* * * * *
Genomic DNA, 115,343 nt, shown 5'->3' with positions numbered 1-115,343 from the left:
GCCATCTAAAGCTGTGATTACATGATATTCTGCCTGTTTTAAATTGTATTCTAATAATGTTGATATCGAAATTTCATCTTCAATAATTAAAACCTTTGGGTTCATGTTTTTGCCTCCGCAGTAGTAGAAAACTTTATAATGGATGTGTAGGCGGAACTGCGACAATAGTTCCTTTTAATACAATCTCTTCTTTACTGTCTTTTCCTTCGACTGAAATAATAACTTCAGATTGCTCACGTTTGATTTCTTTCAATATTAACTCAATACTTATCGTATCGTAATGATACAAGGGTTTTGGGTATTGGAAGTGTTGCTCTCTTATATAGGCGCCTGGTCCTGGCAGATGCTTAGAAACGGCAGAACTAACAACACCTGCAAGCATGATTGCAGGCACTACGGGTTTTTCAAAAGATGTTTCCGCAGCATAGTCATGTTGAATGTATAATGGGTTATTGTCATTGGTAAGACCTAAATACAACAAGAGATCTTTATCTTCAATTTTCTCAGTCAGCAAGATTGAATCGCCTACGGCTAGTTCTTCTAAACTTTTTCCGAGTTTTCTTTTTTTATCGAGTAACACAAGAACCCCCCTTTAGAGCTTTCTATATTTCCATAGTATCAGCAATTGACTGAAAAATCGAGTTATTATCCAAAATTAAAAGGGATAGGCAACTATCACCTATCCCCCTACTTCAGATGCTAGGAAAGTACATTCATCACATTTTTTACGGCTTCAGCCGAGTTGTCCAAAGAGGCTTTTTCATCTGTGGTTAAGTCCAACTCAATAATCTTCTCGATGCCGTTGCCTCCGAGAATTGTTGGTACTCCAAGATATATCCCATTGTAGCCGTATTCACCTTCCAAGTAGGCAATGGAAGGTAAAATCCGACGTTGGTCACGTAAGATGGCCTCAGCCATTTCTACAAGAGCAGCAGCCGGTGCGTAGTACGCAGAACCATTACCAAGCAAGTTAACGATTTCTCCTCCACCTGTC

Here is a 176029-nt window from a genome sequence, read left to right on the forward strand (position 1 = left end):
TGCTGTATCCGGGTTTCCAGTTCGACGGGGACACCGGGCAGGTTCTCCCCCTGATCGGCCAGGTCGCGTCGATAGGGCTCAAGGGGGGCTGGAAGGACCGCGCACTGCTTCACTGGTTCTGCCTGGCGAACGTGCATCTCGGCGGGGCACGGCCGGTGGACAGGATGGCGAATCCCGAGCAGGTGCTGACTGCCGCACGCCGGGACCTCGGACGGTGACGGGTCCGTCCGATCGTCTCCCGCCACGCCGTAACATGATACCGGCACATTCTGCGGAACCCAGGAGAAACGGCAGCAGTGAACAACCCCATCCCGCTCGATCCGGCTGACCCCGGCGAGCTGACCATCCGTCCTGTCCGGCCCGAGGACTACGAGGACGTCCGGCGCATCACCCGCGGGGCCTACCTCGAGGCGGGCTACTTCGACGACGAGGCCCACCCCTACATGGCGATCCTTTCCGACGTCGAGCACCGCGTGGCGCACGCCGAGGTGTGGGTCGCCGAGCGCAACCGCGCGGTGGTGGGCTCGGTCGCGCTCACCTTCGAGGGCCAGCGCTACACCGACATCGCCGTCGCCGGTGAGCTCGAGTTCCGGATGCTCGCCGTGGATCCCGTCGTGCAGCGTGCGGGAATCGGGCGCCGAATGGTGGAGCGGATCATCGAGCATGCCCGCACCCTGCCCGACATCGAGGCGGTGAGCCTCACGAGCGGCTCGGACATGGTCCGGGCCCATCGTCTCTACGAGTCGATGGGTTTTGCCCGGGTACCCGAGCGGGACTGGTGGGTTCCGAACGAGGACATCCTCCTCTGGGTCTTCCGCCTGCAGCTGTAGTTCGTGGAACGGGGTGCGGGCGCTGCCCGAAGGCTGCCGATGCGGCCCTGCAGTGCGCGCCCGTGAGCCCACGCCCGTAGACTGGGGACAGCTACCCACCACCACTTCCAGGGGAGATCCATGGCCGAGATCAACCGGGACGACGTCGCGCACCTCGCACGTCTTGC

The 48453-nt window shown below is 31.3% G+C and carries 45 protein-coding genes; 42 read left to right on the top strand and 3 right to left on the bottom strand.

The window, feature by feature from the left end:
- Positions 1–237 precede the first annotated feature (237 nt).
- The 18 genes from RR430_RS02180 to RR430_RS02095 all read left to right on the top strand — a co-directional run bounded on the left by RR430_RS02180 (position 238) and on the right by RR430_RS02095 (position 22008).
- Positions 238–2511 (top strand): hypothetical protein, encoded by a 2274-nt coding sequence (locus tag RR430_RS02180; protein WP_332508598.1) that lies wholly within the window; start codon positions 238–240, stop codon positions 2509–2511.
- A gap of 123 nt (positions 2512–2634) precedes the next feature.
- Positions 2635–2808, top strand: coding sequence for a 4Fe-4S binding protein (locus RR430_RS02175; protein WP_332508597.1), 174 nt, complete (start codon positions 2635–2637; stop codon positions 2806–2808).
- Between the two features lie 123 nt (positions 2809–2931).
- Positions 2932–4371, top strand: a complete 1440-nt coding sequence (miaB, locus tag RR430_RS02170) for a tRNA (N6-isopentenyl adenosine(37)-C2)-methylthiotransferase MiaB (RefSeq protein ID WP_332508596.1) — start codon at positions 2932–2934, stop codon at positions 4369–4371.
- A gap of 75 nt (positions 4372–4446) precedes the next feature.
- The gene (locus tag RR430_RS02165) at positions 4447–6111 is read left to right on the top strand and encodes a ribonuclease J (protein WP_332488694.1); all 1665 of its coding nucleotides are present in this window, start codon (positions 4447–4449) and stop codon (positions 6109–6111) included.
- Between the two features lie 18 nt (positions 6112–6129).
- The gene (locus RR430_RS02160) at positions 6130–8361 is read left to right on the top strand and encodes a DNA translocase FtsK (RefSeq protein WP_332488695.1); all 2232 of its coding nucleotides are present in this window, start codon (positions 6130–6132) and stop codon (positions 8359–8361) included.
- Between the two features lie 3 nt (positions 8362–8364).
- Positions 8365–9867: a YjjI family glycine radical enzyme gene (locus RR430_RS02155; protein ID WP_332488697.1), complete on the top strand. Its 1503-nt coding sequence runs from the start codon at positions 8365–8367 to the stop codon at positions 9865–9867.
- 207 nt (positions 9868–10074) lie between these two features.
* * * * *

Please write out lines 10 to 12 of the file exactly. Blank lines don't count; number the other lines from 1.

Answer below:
- A gap of 123 nt (positions 2512–2634) precedes the next feature.
- Positions 2635–2808, top strand: coding sequence for a 4Fe-4S binding protein (locus RR430_RS02175; protein WP_332508597.1), 174 nt, complete (start codon positions 2635–2637; stop codon positions 2806–2808).
- Between the two features lie 123 nt (positions 2809–2931).